Find the care center search tool here. The search tool also offers options to narrow your search down to Head Start programs and CCCAP centers for low-income families.
Kids are super resilient for sure, but I also think they have a certain emotional fragility that we need to honor. Over these years I’ve kept this downloadable transitions checklist handy because not only does it outline everything parents need to know about changes, but it also offers links to outstanding resources for follow up.
Staying on Track Developmentally
There’s so much information about the big milestones for babies- when they should eat solid food, talk, walk, crawl, roll over, etc. But once the first 12-18 months are over, it’s hard to know if your child is on track developmentally and prepared for school.
Interviewing the Childcare Provider
Definitely download this checklist which includes questions for preschool teachers about early childhood education programs. You learn how to ask questions about how children learn and what types of child development standards are in place to prepare your children for secondary education and beyond.
Starting School and Raising Older Children (Ages 5-8)
While parenting can seem to get a bit easier once kids are in school, it can also get tricky to navigate before and aftercare, developmental milestones, and sometimes financial instability.
Choosing A School
Choosing a school for your child is so hard- not only do you need to check what schools are available, you have to vie for a seat in the school you like.
As I was touring schools when my oldest started kindergarten, I knew what I wanted from a school in terms of school culture and environment, but I didn’t know all of the academic targets the school should be hitting.
That’s why this guide to the Colorado State Standards is helpful. It includes content areas and the academic standards schools should incorporate into their framework.
Navigating Child’s Social Needs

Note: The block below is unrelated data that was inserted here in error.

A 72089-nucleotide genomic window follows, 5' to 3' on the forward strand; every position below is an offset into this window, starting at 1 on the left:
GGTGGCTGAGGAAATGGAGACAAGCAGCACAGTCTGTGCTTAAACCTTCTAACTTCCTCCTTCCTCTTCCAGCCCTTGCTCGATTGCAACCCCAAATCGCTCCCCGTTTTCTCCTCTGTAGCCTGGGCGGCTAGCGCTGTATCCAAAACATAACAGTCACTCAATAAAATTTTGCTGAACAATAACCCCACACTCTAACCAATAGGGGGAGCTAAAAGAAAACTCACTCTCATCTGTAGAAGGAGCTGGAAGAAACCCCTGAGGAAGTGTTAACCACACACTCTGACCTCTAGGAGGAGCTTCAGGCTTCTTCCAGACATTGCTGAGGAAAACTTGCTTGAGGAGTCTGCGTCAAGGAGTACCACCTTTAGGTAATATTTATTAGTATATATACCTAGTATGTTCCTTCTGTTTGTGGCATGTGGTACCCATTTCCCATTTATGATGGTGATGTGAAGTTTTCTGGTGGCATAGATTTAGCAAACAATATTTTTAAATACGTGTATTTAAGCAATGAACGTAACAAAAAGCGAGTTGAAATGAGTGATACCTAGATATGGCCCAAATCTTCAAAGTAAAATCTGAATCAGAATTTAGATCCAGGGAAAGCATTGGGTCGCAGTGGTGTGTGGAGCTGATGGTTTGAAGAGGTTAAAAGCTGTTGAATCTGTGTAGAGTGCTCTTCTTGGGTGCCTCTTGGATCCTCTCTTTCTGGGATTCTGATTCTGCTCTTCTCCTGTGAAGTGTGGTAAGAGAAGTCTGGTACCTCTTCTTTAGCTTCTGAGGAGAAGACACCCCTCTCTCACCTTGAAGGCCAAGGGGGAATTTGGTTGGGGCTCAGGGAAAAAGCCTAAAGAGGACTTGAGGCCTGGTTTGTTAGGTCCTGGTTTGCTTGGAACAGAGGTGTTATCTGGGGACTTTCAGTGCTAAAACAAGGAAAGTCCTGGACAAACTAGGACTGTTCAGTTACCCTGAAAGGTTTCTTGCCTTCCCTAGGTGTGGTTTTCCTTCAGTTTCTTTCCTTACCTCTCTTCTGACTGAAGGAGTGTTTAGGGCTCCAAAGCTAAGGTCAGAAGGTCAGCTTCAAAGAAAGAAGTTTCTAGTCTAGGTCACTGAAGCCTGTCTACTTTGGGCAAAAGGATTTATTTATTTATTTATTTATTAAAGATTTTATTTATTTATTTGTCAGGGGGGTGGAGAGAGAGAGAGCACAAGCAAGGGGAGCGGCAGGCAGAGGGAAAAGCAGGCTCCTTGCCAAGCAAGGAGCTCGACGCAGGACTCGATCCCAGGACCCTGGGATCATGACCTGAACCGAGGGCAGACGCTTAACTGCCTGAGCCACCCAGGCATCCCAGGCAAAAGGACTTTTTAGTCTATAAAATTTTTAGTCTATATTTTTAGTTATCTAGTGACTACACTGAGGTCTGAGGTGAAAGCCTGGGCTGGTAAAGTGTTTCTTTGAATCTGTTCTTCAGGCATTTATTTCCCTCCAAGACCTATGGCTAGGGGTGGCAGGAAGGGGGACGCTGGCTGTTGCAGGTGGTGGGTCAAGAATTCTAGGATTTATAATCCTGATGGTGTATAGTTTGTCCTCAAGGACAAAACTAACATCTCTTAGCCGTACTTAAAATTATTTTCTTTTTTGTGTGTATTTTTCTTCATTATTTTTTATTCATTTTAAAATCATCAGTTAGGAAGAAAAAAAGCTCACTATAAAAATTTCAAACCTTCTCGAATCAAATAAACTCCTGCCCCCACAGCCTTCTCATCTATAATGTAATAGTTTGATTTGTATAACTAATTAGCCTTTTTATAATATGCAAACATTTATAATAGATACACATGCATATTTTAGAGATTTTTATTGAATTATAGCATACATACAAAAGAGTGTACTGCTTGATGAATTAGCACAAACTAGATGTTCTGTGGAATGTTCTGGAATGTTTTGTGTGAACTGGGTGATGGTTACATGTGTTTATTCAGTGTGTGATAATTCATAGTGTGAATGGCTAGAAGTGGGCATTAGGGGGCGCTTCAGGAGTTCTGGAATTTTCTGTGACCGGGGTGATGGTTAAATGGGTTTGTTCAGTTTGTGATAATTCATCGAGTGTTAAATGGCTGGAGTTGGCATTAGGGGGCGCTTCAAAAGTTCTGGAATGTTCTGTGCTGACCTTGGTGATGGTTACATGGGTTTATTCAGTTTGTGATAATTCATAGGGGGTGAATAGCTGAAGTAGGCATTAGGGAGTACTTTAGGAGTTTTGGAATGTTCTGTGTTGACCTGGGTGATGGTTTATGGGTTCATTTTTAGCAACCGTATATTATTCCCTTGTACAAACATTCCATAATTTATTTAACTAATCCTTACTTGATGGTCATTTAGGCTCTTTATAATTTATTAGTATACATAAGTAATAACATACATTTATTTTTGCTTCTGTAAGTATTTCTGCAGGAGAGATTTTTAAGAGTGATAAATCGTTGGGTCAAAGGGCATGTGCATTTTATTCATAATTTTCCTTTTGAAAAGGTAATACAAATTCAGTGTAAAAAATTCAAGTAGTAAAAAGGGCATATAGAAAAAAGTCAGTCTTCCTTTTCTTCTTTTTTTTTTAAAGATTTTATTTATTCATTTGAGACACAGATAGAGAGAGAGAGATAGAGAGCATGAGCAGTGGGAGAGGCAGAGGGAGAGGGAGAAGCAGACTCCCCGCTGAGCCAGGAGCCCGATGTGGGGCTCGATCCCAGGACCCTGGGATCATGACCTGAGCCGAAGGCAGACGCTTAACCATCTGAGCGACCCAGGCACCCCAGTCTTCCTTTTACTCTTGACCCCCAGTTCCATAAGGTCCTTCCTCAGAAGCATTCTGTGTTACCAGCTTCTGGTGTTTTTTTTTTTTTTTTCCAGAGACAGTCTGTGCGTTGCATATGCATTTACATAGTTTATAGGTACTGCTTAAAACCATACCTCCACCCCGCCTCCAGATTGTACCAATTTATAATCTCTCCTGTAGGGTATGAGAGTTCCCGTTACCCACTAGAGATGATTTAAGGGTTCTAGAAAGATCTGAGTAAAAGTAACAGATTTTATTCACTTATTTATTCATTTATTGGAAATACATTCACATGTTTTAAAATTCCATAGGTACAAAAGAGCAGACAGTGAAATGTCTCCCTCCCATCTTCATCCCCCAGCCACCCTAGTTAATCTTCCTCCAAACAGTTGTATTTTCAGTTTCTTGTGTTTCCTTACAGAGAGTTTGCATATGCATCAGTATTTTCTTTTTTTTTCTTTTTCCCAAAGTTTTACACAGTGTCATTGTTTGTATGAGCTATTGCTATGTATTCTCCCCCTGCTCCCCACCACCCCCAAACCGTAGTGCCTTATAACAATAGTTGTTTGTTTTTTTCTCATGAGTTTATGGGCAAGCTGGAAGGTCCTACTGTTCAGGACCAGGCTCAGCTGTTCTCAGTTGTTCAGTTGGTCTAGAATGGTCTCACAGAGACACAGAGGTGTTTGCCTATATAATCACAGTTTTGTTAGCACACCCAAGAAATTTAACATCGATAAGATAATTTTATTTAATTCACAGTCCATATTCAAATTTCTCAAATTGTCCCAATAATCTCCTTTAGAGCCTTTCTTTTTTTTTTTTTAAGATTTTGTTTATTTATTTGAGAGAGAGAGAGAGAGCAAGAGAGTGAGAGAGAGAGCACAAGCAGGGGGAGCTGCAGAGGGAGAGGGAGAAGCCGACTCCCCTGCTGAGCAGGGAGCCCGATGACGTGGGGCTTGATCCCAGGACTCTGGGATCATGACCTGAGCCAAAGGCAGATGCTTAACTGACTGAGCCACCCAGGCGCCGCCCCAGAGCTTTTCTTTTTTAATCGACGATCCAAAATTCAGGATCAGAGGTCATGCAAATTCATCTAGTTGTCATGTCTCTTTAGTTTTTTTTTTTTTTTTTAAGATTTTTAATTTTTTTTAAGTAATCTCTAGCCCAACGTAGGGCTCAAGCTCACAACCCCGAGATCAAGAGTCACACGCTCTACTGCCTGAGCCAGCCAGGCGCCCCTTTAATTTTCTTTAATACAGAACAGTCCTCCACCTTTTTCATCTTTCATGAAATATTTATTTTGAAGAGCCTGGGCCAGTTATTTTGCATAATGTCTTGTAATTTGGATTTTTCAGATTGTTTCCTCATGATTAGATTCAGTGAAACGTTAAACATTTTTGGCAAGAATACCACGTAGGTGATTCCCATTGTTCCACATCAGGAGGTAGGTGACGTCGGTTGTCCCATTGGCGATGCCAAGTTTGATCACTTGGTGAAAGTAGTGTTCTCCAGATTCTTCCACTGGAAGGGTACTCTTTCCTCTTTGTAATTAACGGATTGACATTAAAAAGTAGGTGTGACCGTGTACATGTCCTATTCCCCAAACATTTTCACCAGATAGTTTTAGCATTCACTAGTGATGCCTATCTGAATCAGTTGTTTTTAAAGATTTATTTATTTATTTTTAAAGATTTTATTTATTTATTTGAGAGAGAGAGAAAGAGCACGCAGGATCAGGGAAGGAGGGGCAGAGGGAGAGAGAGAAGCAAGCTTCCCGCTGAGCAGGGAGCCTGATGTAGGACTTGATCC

That first time your child has a hard day at school and there’s not much you can do about it is a tough one for every parent. Coupled with the fact that our 5-8-year-olds don’t always express themselves in clear terms can make navigating social needs tough for even the best parents.
I don’t take a stance that every time my child has a tough social situation that the other kid is automatically a bully, but this past year we did have a recurring problem with one of the other children in her class.
It was really hard for me to navigate advocating for my child while also honoring the perspective of the other parent- not to mention putting pressure on the school to hold everyone accountable.
To that end, I love this list of anti-bullying resources from Teach.com which provides a myriad of awesome resources from trusted sources on how to advocate for your child.
The first 6 years of parenting had a lot of ups and downs- many of them financial. We had an expensive birth with our second, child care costs in our area went up, and I ended up leaving my full time job because it didn’t make sense to work to pay for child care.
A few years later, my husband lost his job as well, and we had a lot of trouble making ends meet. As our socioeconomic status has changed over the years, I’ve navigated so many government programs in search of the medical and educational support we needed, and I never knew that there was an entire list of resources for families in need right on the Colorado Shines website.
Even better is the free hotline you can call and just talk to an actual person if you need help (1.877.338.CARE).
Parenting is the hardest thing we will ever do- and it’s also the most rewarding. You are not alone- the State of Colorado has provided amazing free resources for parents so that we can move forward confidently in our parenting journey. Make sure to utilize the resources so you can focus on what’s most important- spending quality time with your child.